When you see the word lord all in small case letters used in your English Bible, this is a correct translation of the common noun 'adon. This word still means master or superior, but is used to express earthy masters and a respectful term for the leader of a household, a business or governing authority. The word in Hebrew still means a 'first judge', but with respect to those outside of the Creator. Hebrew makes this distinction, Greek and English do not. The Greek kurios is used to express YHVH, a child's father, a wife's husband, a nasty boss, a political leader, Zeus, Tammuz, Ishtar, Mithras or any other number of gods and deities.
Many of you have probably been told that when using the English word LORD, Lord or lord, that you are actually calling on baal, and that ba'al means lord. Well, not exactly. The Hebrew word ba'al refers to one who rules or masters. So you can see that the meaning is akin to the word 'adonay. It is a perfectly good Hebrew word that generally is used to refer to a husband or a married man. It is made up of the letters bet, ayin and lamed. These letters mean the leader of the house who watches. This is why it is used to refer to a husband in a marriage. It is used twice of the Creator Himself.
"For thy Maker is thine husband; the LORD of hosts is his name; and thy Redeemer the Holy One of Israel; The God of the whole earth shall he be called."
"Turn, O backsliding children, saith the LORD; for I am married unto you: and I will take you one of a city, and two of a family, and I will bring you to Zion:"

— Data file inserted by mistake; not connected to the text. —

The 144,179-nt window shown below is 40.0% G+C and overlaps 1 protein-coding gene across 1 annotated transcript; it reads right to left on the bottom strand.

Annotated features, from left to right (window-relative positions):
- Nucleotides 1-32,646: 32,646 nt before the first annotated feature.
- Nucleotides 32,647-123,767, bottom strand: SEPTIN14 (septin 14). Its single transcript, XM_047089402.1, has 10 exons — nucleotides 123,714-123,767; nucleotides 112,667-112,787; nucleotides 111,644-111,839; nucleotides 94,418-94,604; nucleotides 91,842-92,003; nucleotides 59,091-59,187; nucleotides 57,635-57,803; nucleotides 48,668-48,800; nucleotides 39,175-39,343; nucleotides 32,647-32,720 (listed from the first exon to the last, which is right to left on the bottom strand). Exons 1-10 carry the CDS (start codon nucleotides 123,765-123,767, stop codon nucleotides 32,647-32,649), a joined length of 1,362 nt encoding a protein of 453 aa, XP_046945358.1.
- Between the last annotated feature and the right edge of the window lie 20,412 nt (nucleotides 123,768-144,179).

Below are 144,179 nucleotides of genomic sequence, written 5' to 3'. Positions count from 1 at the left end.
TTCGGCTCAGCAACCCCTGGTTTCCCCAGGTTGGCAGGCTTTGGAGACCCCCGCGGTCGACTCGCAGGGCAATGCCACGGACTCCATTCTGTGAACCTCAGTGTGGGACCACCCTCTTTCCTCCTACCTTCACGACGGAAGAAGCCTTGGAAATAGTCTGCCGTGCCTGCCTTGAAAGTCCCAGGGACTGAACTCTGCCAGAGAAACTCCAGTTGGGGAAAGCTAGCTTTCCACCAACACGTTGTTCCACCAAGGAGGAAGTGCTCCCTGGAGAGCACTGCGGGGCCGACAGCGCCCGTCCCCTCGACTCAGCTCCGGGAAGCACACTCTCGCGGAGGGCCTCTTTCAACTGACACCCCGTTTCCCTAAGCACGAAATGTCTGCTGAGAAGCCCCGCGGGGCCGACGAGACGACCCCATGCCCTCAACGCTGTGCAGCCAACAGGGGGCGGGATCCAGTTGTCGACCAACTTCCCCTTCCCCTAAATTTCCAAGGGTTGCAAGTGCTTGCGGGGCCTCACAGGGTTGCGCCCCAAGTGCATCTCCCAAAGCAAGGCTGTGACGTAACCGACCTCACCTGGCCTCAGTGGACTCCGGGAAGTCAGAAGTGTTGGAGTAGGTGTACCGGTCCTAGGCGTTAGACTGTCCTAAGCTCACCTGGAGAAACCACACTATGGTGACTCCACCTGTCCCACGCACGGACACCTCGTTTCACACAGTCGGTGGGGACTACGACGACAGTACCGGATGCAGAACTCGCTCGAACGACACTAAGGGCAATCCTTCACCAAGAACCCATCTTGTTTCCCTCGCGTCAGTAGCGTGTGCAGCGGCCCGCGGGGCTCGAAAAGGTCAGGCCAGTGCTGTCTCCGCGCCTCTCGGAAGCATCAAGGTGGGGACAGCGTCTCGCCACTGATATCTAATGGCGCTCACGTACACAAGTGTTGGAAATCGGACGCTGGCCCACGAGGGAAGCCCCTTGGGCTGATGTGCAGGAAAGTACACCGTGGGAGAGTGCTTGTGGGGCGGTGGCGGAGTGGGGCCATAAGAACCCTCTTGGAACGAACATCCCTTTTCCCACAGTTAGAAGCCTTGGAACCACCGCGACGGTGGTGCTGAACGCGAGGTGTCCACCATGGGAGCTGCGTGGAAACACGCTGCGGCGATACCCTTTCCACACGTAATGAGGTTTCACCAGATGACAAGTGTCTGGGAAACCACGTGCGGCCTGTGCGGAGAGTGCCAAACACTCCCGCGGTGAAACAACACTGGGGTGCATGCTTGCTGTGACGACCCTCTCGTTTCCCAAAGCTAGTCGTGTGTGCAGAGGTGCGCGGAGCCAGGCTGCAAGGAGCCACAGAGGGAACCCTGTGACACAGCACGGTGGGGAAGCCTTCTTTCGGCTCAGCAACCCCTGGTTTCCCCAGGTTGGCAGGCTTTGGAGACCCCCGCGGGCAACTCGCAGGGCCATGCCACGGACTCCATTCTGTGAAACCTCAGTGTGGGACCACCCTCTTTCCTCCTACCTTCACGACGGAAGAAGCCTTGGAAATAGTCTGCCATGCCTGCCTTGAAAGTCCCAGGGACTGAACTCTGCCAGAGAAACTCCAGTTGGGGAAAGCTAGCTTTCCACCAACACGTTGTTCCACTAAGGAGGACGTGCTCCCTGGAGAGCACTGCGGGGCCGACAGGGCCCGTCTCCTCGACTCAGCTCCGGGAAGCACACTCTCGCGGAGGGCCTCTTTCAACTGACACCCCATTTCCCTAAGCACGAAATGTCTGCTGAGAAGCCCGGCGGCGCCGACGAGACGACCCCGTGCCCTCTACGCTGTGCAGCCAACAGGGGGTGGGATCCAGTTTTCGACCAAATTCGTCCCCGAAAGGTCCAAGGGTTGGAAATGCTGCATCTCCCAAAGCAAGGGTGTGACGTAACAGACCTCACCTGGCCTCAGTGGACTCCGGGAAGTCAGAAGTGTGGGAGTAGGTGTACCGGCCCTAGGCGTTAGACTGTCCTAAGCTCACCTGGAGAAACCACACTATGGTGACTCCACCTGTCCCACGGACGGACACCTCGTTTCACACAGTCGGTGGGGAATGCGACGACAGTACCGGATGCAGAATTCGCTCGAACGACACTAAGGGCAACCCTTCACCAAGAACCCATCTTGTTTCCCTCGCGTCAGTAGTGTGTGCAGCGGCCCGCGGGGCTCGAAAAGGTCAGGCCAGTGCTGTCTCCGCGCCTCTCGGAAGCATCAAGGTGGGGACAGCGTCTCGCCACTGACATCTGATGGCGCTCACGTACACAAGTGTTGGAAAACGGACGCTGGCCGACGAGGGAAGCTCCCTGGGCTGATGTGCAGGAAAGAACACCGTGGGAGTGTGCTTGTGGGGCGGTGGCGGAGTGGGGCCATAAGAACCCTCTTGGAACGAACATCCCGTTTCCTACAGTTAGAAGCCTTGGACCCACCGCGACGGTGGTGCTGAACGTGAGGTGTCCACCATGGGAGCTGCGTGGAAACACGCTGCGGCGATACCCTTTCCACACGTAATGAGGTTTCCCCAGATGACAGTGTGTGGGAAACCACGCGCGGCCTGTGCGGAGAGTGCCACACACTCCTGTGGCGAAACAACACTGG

If you look this word up in one of our americanized Hebrew lexicons, you will find that one of the main definitions is lord. This is because the editors of the lexicon chose the English word 'lord' to have the closest meaning to this Hebrew word. Because ba'al is a common noun, it must be translated. But this does not mean that ba'al means lord. Ba'al means what it means. Because some culture chose to use this word to refer to their gods or lords, does not mean that in Hebrew ba'al means lord. Assuming a belief in Hebrew being the best modern representation of the first proto-semitic language, it is easily understandable how the first languages to break off and separate in the beginning would have common syllabary's and alphabets. In turning away from the one God of creation, the scattered people after the tower of Babel would begin to worship other beings or predominantly inanimate objects. The names of these objects of worship would naturally be similar to many names and words of the original tongue. Because a group of people called the name of their pagan god ba'al, does not make the Hebrew word ba'al a pagan word. There are many gods in various cultures scattered throughout the world who have names very familiar in Hebrew. Jah, Yaw, Amun, Set, Sobek, Shiva, Allah, Adonis, Ashur, Shamash, Gaal, Pah, Dagon and Yam are but a few.
From a strictly linguistic (how language works) point of view, the words YHVH and Adonay are proper nouns and should be transliterated and pronounced as such. The common nouns 'adon and 'elohiym should be translated. The translation of 'elohiym to 'God' will be covered in our next time together. I have also chosen to write the rest of this series based upon the questions I will get on what I have written so far. Please be patient with me concerning keeping up with the postings on the web site. I am not whining mind you, for I am a most fortunate and blessed man. But through the multiple mediums we are working with right now, I am dancing as fast as I can. Blessings to you.